Search Results for Tag: Asia
Eco-tourism in China
Xiao Zuo, outdoor adventurer and entrepreneur, represents a growing number of young Chinese interested in exploring their country’s wild places.
Since founding the 54 Traveler tourism company with her husband, she’s organized countless outdoor trips, always emphasizing responsible travel guidelines, like packing out trash and respect for local communities.
Xiao Zuo says she hopes the people who join her excursions will become invested in protecting China’s environment. China’s government has vowed to address environmental concerns after taking a growth-at-all-costs approach during the country’s economic opening.
Listen to the report by Ruth Morris in Hangzhou, China:
DateTuesday 08.10.2013 | 13:48
Committed to non-violence in East Timor
Life in Timor Leste – Asia’s newest nation – has been hard for many. But the decades of violence hit the children hardest. Twenty-three year old Juliao Amaral Dos Santos knows that as well as anyone -that’s why he’s already spent more than half of his young life devoted to creating a safe place for other kids, working with the organization MAC Children United.
Just barley out of university now, he’s already one of the nation’s brightest young leaders.
Listen to the report by Emily Richmond in Dili, Timor Leste:
DateTuesday 24.09.2013 | 13:34
Bhutan’s ‘trash guy’
DateTuesday 17.09.2013 | 12:26
Keeping women safe in Cambodia
In Cambodia, violence against women is a troubling – and common – concern. Ou Ratanak, witnessed it first-hand when he was growing up. He says his uncle physically abused his aunt, but when he brought it up, he was told to mind his own business.
Now, however, he’s making women’s safety his business. And he’s hoping to tackle the problem for future generations, by heading an organization that works with young adults to change attitudes towards sexual violence.
Listen to the report by Irwin Loy in Phnom Penh, Cambodia:
DateTuesday 13.08.2013 | 11:55
Education for child workers in Thailand
Child labor is widespread in Thailand, and it’s often young immigrants from Myanmar who are most affected. Many children are forced to drop out of school and work in the physically demanding agriculture and seafood industries. And missing school means they don’t have a chance at getting a good job later on and overcoming poverty. Win Win Wa, 16, was born in Thailand her parents are from Myanmar. After having to work as a child, she was helped into an education by a Thai NGO. Now she’s helping others understand the importance of going to school.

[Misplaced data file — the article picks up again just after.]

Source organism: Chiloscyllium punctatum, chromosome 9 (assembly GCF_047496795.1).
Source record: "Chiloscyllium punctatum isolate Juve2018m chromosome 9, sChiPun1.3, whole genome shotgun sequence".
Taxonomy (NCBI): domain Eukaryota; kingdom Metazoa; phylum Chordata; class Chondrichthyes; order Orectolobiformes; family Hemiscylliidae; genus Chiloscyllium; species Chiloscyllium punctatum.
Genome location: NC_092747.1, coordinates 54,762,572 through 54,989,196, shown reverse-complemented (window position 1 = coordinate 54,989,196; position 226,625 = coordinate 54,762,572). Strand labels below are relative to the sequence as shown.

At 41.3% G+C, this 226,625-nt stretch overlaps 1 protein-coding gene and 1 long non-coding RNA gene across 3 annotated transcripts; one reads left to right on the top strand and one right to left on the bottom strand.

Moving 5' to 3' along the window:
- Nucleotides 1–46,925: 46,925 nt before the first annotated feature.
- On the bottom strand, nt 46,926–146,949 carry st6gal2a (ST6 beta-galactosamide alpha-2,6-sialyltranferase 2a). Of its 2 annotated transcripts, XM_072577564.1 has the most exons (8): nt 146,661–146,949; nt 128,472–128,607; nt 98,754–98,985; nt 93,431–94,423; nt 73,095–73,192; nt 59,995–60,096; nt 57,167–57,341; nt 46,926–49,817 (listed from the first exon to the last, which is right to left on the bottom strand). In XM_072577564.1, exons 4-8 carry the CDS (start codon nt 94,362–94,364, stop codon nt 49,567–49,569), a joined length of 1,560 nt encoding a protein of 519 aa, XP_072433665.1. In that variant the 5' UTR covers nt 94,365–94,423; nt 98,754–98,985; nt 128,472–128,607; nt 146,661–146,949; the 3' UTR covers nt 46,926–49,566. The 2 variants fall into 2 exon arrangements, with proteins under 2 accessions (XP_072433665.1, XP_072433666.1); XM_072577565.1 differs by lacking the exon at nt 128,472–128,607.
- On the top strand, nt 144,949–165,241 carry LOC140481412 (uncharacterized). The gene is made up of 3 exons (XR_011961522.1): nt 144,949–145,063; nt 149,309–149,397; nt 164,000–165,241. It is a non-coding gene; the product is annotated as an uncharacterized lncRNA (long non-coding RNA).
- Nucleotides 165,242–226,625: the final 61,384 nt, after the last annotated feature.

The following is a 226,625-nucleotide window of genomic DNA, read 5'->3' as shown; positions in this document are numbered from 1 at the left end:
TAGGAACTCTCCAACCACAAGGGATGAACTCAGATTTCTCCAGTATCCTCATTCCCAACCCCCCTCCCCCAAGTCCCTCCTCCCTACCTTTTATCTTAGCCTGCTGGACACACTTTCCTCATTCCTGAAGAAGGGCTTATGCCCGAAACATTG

Listen to the report by Nik Martin in Mahachai near Bangkok:
DateTuesday 23.07.2013 | 12:32
Lesbian activist speaks out in Vietnam
Nguyen Thanh Tam from Saigon is a lesbian. But being gay in Vietnam is not accepted and not easy. She felt so much discrimination and lack of acceptance that she even considered suicide – until she was encouraged by a teacher to come out. She wanted to help others like her avoid the pain and rejection she had felt, so she decided to raise awareness about homosexuality by organizing a gay pride festival, Viet Pride, in Hanoi. It took place last year for the first time. Tam and the other organizers learned a lot from the first event and are working really hard to make Viet Pride 2013 even better.
Listen to the report by Marianne Brown in Hanoi:
Here’s the Viet Pride website.
DateTuesday 16.07.2013 | 12:02
Wheelchair-bound teen singer steals Vietnam’s heart
Brittle bone disease means Phuong Anh is restricted to a wheelchair. “Moving is ordinary; I can do more,” says the 16-year-old singer. A finalist in Vietnam’s Got Talent, she is inspiring other handicapped youth.
Listen to the report by Marianne Brown in Hanoi:
DateTuesday 11.06.2013 | 12:44
Photos for love
Maika Elan is a photographer in Hanoi, Vietnam. In her country, homosexuals often face discrimination and many are afraid to be open with their sexuality. In a recent photo project called Pink Choice, Maika candidly portrays homosexual love in an effort to encourage tolerance and start discussion on ending discrimination in Vietnam. The photo series has even provided an opportunity for some gay couples to come out to their families.
Listen to the report by Roberto Tofani in Hanoi, presented by Andreas Grigo:
Maika’s website: http://www.maikaelan.com
DateThursday 27.12.2012 | 11:53
The gift of a home
Jayne Kennedy, 24, saw that members of the Orang Asli ethnic minority in Malaysia were living in unstable and unsafe homes. So she got her friends together and founded the organization EPIC Collaborative, which builds sustainable new homes for families there. Jayne used to work in the advertising industry, but found that improving people’s lives, just a few at a time, was a lot more rewarding.
Listen to the report by Subir Che Selia near Kuala Lumpur, Malaysia:
Learn more about EPIC Collaborative on their website.
DateTuesday 27.11.2012 | 12:43
Empowering Chinese kids with books
Mao Ju, 29, was concerned when she found out that many Chinese children don’t read for fun. She founded a free library in Beijing, for migrant children in particular, to help them discover the pleasure of reading. She involves the kids in the management of the library and encourages them to express their own opinions on the library blog.
Listen to the report by Gaia Manco in Beijing:
Check out the blog that the kids at the library write every day.
DateTuesday 18.09.2012 | 11:58